An ongoing dialogue on HIV/AIDS, infectious diseases,
November 10th, 2014
Common Curbsides: The Tuberculin Skin Test and IGRA That Don’t Agree
As always, names/some details changed to protect patient confidentiality, plus my annotations in brackets/italics.
Quick question [Need I even comment about the “quick question” phrase, and how this unintentionally devalues what ID docs do? OK, I’ve commented, and yes I’m hypersensitive] — one of my patients, a 38-year-old woman from Serbia, is about to start biologics for rheumatoid arthritis [you can see this is going to be a latent tuberculosis testing question from miles away].
She’s not sure if she got BCG as a child [yep, called that one], so I did both [uh-oh] a PPD and sent a quantiferon gold [note this is not the crazy alphabetizing of the branded interferon gamma release assay (IGRA) products, which for some reason is “QuantiFERON®-TB Gold“ or the other one, which just goes with all-caps, “T-SPOT.TB”, and throws a period in the middle — jeeze, marketers]. The PPD is positive at 20 mm, but the quantiferon is negative [of course — otherwise there’s no question]. Her CXR is negative.
My conclusion is that she does not have TB and therefore does not need preventive therapy prior to starting biologics [that’s notable — putting your money down!]. Is that the correct conclusion?
I’m sure this is a very easy question [ah, not so easy after all] as you must get it all the time [second part is most certainly true].
Thank you very much sir [so formal! or maybe he was in the military] for your time.
Archie [not his real name, but it was the name of a dog we had growing up, a long-haired dachshund]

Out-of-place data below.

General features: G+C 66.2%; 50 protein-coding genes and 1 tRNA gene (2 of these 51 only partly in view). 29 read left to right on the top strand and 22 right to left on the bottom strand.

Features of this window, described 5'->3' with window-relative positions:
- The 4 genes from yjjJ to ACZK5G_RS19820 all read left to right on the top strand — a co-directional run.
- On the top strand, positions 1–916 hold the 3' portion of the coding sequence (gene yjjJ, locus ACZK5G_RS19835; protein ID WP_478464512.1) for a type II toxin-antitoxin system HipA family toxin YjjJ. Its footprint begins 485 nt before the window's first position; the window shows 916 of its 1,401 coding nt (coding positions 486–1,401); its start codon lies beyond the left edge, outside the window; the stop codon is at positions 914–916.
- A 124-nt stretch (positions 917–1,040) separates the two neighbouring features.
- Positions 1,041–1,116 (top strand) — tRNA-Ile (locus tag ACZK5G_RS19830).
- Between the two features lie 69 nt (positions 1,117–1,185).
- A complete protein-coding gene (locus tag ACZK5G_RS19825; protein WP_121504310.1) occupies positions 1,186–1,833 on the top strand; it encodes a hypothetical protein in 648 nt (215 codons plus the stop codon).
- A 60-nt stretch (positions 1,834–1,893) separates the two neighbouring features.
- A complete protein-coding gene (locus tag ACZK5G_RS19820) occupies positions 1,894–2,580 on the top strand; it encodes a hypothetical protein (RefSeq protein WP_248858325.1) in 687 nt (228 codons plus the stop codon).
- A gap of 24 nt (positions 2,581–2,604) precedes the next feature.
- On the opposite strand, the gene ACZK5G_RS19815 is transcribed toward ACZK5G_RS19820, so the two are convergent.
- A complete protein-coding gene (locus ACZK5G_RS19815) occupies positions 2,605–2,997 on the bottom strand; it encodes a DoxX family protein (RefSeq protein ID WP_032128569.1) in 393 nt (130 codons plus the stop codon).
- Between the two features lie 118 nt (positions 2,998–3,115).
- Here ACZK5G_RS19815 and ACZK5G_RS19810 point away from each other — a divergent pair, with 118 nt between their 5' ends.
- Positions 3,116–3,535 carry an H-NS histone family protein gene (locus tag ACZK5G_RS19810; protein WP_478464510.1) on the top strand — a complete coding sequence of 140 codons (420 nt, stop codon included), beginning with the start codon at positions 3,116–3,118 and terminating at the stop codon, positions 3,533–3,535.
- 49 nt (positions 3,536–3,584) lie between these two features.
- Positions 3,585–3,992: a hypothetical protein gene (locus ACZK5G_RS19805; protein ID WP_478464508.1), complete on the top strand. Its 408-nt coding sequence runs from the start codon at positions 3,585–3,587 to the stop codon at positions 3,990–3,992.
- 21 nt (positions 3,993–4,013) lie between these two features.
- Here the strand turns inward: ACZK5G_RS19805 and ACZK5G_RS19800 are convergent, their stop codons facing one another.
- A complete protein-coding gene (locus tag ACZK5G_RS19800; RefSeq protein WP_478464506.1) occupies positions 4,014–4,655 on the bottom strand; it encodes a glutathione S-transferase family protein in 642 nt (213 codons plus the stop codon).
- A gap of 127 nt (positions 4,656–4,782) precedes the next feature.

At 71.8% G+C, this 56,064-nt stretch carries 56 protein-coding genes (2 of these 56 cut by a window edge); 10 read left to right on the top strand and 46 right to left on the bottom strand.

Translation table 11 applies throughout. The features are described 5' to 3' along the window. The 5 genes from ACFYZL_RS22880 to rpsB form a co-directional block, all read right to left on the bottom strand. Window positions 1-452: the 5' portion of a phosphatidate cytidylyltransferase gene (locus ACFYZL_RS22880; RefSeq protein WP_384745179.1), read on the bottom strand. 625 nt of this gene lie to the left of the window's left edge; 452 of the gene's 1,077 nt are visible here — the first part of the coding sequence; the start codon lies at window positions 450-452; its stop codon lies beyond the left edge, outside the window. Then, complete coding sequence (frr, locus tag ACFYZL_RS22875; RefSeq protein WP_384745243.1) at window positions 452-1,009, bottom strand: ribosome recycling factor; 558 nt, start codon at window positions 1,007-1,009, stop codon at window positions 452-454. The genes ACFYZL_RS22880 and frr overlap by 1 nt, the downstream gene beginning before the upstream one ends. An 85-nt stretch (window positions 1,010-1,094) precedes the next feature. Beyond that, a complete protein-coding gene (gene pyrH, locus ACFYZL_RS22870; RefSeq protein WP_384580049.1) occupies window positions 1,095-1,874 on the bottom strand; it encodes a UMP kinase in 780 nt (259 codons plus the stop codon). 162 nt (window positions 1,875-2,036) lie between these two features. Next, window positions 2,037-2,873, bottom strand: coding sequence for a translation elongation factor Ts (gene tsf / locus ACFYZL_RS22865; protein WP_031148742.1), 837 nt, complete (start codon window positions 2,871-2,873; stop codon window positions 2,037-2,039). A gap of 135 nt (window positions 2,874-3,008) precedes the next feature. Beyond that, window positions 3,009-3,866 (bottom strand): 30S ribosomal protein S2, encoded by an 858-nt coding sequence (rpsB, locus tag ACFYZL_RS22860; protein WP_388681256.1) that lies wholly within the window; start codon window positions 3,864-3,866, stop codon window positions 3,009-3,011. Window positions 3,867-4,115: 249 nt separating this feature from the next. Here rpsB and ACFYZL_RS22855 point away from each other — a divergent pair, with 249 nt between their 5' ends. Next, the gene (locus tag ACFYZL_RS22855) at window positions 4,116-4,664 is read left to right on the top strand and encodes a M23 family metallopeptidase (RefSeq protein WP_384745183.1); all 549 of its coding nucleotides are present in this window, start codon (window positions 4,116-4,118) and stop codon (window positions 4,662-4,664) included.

As noted above, nope, not so easy. Let’s consider the variables:
- She’s from a part of the world with a higher rate of TB than we have here. So the prior probability of latent TB is greater than if she was US-born, though it’s not as high as this.
- She’s about to get “biologics”, which by convention means some sort of expensive immunosuppressive drug, probably a TNF-inhibitor. These are of course great potentiators of TB, some worse than others.
- She may have received BCG, which can give you a false-positive tuberculin skin test. But this effect typically wanes over time, and even if she did get BCG, it’s probably not very effective in preventing adult TB.
- The sensitivity of the skin test vs IGRA is all but impossible to determine — because there is no gold standard for latent tuberculosis.
To summarize, the positive skin test could be a true positive, or could be a false positive from the (maybe) BCG. And the negative IGRA could be a true negative, or could be a false negative because it’s not 100% sensitive.
So what to do? Here was my answer:
The problem is that there is no gold standard — either one could be right. You might consider sending a T-SPOT, since it could be a bit more sensitive than the QF. But since biologics are strong potentiators of active TB, in general I’d recommend preventive therapy for a couple of months before she starts it (then completing a full course) since she’s from a part of the world with more TB than we have here.
PS: we had a dog named Archie when I was a kid.
So my question for you TB specialists out there — since this is such a common question, why doesn’t managing it appear in all the various guidelines and textbooks? Or am I missing it somewhere?
And speaking of dogs, it’s been a while since I showed a picture of Louie.